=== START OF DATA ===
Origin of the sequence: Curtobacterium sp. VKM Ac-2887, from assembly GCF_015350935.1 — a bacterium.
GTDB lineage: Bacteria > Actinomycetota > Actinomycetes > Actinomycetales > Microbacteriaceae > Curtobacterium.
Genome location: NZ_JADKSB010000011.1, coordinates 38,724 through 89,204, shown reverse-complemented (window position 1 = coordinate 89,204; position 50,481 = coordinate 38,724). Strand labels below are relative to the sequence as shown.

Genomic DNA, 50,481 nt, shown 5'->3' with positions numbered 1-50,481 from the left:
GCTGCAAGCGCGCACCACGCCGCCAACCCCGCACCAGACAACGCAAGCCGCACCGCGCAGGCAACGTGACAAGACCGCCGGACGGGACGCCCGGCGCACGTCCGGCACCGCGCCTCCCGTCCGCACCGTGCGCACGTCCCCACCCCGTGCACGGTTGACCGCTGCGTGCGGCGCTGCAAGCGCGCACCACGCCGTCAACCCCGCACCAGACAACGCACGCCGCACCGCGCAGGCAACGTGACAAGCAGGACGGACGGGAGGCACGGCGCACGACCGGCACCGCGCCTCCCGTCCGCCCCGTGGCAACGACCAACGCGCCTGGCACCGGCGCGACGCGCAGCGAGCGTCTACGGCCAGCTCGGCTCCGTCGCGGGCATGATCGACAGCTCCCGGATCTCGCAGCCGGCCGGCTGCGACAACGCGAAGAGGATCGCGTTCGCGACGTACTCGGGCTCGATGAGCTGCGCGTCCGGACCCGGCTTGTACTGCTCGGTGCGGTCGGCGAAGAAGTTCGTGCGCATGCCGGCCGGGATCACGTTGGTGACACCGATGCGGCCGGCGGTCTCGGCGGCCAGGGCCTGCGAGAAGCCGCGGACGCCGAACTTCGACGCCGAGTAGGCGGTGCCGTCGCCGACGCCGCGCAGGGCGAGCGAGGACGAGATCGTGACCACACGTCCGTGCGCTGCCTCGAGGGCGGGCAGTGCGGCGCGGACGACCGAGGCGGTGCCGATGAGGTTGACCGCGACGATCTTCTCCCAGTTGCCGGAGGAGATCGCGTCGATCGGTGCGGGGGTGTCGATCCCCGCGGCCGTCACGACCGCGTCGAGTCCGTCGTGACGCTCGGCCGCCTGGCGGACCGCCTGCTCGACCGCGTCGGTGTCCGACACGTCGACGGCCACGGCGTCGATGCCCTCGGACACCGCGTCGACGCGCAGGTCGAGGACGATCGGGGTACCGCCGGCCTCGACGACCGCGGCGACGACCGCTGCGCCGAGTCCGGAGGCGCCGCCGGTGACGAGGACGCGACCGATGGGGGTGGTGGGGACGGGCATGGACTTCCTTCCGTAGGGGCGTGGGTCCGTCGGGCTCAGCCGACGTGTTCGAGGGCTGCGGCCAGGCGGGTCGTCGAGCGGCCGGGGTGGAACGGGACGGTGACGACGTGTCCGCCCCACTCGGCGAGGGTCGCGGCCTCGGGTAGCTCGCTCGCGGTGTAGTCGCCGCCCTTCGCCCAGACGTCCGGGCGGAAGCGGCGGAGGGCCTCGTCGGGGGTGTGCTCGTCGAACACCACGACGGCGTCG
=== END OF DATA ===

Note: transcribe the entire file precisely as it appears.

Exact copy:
Origin of the sequence: Curtobacterium sp. VKM Ac-2887, from assembly GCF_015350935.1 — a bacterium.
GTDB lineage: Bacteria > Actinomycetota > Actinomycetes > Actinomycetales > Microbacteriaceae > Curtobacterium.
Genome location: NZ_JADKSB010000011.1, coordinates 38,724 through 89,204, shown reverse-complemented (window position 1 = coordinate 89,204; position 50,481 = coordinate 38,724). Strand labels below are relative to the sequence as shown.

Genomic DNA, 50,481 nt, shown 5'->3' with positions numbered 1-50,481 from the left:
GCTGCAAGCGCGCACCACGCCGCCAACCCCGCACCAGACAACGCAAGCCGCACCGCGCAGGCAACGTGACAAGACCGCCGGACGGGACGCCCGGCGCACGTCCGGCACCGCGCCTCCCGTCCGCACCGTGCGCACGTCCCCACCCCGTGCACGGTTGACCGCTGCGTGCGGCGCTGCAAGCGCGCACCACGCCGTCAACCCCGCACCAGACAACGCACGCCGCACCGCGCAGGCAACGTGACAAGCAGGACGGACGGGAGGCACGGCGCACGACCGGCACCGCGCCTCCCGTCCGCCCCGTGGCAACGACCAACGCGCCTGGCACCGGCGCGACGCGCAGCGAGCGTCTACGGCCAGCTCGGCTCCGTCGCGGGCATGATCGACAGCTCCCGGATCTCGCAGCCGGCCGGCTGCGACAACGCGAAGAGGATCGCGTTCGCGACGTACTCGGGCTCGATGAGCTGCGCGTCCGGACCCGGCTTGTACTGCTCGGTGCGGTCGGCGAAGAAGTTCGTGCGCATGCCGGCCGGGATCACGTTGGTGACACCGATGCGGCCGGCGGTCTCGGCGGCCAGGGCCTGCGAGAAGCCGCGGACGCCGAACTTCGACGCCGAGTAGGCGGTGCCGTCGCCGACGCCGCGCAGGGCGAGCGAGGACGAGATCGTGACCACACGTCCGTGCGCTGCCTCGAGGGCGGGCAGTGCGGCGCGGACGACCGAGGCGGTGCCGATGAGGTTGACCGCGACGATCTTCTCCCAGTTGCCGGAGGAGATCGCGTCGATCGGTGCGGGGGTGTCGATCCCCGCGGCCGTCACGACCGCGTCGAGTCCGTCGTGACGCTCGGCCGCCTGGCGGACCGCCTGCTCGACCGCGTCGGTGTCCGACACGTCGACGGCCACGGCGTCGATGCCCTCGGACACCGCGTCGACGCGCAGGTCGAGGACGATCGGGGTACCGCCGGCCTCGACGACCGCGGCGACGACCGCTGCGCCGAGTCCGGAGGCGCCGCCGGTGACGAGGACGCGACCGATGGGGGTGGTGGGGACGGGCATGGACTTCCTTCCGTAGGGGCGTGGGTCCGTCGGGCTCAGCCGACGTGTTCGAGGGCTGCGGCCAGGCGGGTCGTCGAGCGGCCGGGGTGGAACGGGACGGTGACGACGTGTCCGCCCCACTCGGCGAGGGTCGCGGCCTCGGGTAGCTCGCTCGCGGTGTAGTCGCCGCCCTTCGCCCAGACGTCCGGGCGGAAGCGGCGGAGGGCCTCGTCGGGGGTGTGCTCGTCGAACACCACGACGGCGTCG